What’s the difference?
The most significant difference is, of course, the electric motor -- the thing that puts the “e” in e-bike. As retailer Bicycle Junction puts it, “[e]-bikes can come in many styles, from commuter bikes to full-suspension mountain bikes, and everything in between.”
Given this variety, e-bikes don’t all use the same kind of motor. For the most part, there are two main categories of e-bike motors: crank motors and rear hub motors.
Crank motors evolved from the 1898 Hosea W. Libbey-created model. They tend to provide riders with an experience more akin to a traditional cycling experience, especially for those who are serious cyclists. You pedal harder, the engine works harder. You slack a little, so does the motor. It’s like biking with a boost. For serious cyclists, the transition to a crank motor will feel great.
The hub motor, on the other hand, can claim the original 1895 e-bike as its distant predecessor. It, arguably, presents a better fit for most of us, since they offer more consistent pedal assistance. You can adjust the level of assistance from minimal to as high as 80% support. Once you pick the setting, it will continue to offer that rate of support consistently, no matter how hard you’re pedaling.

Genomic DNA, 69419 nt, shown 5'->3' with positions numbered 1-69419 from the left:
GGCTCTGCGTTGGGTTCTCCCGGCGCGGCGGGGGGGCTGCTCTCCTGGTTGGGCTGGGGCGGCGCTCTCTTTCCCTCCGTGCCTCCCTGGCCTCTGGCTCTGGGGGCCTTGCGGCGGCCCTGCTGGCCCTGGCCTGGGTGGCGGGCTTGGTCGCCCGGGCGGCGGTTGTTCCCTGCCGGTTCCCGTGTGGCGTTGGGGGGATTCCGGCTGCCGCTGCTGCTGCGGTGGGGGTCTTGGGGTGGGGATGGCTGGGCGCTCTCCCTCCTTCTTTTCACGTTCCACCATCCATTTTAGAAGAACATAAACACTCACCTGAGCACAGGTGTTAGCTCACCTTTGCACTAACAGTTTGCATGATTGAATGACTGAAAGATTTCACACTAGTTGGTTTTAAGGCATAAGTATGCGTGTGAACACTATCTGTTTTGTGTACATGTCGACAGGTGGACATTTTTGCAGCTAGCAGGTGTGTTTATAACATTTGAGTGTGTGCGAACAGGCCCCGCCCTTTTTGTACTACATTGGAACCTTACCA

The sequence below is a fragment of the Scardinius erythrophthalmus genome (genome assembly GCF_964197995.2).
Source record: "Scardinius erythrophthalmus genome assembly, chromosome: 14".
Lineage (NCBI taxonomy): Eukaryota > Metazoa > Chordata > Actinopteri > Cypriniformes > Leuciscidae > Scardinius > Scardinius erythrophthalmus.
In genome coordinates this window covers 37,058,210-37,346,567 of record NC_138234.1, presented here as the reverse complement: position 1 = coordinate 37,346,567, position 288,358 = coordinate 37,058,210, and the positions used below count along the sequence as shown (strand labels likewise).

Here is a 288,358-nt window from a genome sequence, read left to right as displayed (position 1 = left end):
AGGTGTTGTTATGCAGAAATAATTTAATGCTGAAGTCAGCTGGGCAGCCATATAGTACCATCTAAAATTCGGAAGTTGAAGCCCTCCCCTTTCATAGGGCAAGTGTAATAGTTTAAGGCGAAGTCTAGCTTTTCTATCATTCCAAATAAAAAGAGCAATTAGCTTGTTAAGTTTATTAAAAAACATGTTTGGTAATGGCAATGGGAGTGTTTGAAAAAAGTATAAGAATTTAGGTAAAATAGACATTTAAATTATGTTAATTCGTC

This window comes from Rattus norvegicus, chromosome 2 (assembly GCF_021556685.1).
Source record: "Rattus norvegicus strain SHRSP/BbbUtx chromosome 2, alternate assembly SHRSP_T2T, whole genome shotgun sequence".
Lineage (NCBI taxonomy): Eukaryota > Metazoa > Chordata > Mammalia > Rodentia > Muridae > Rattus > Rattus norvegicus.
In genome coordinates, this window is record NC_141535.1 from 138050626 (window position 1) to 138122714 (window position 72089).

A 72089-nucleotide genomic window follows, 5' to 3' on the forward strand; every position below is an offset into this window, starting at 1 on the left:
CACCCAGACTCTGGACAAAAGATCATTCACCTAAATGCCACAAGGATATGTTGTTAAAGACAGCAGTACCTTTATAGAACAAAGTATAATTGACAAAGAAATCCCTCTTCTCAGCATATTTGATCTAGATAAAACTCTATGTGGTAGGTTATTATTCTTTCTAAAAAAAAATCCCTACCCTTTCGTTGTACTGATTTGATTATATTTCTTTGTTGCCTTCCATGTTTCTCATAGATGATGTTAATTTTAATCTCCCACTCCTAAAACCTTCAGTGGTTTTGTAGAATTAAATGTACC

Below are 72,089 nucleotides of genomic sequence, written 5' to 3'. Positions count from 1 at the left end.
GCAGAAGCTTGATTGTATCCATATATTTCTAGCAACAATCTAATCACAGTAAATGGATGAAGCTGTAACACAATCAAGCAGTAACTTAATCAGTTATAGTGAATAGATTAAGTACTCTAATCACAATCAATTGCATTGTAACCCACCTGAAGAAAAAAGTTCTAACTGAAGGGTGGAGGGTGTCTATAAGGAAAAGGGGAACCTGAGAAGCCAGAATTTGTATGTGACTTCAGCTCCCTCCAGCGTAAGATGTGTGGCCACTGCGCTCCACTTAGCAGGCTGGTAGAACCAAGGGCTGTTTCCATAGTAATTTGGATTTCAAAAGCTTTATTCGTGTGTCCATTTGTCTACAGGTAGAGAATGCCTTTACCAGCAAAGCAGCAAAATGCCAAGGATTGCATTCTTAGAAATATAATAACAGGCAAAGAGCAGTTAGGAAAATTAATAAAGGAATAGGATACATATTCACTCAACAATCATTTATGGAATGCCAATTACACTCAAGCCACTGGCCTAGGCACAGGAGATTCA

Although e-bikes and standard bicycles look very similar, lifting one will quickly clue you into another key difference: E-bikes simply run heavier. The average e-bike will be somewhere between 38 and 70 pounds.
In comparison, street bikes tend to be more like 17 pounds, while a heavier style of a traditional cycle, say a mountain bike, will only tip the scales at 25 pounds.
This speaks to their differing purposes. Since traditional bikes are entirely dependent on leg strength and gravity, they’re built light. There’s no need to make things more difficult on the rider, especially going uphill.
E-bikes, however, need to be more structurally stable to handle the motor and generally higher speeds. Hills don’t represent the same issue because the motor is there to help in those exact circumstances.
In the United States, e-bikes are not allowed to offer speeds faster than 32 miles per hour. Professional cyclists can achieve speeds as fast as 45 miles an hour on pure pedal power.
This may seem confusing. E-bikes should be faster, right?
Yes. And in reality, they are. That 32 mph speed is a result of the motor’s limitations. But any person using an e-bike will be pedaling as well. If an average person riding a bike tends to travel at speeds of around 30 miles an hour, imagine that kind of effort supplemented by an electric motor.
It isn’t just a matter of adding the maximum mileage of the motor to the maximum speed of the bike rider. E-bikes, after all, will not send riders tearing around on the streets at 60-70 miles an hour. However, what took maximum effort for you on a traditional cycle will be easier on an e-bike, enabling you to go faster and farther.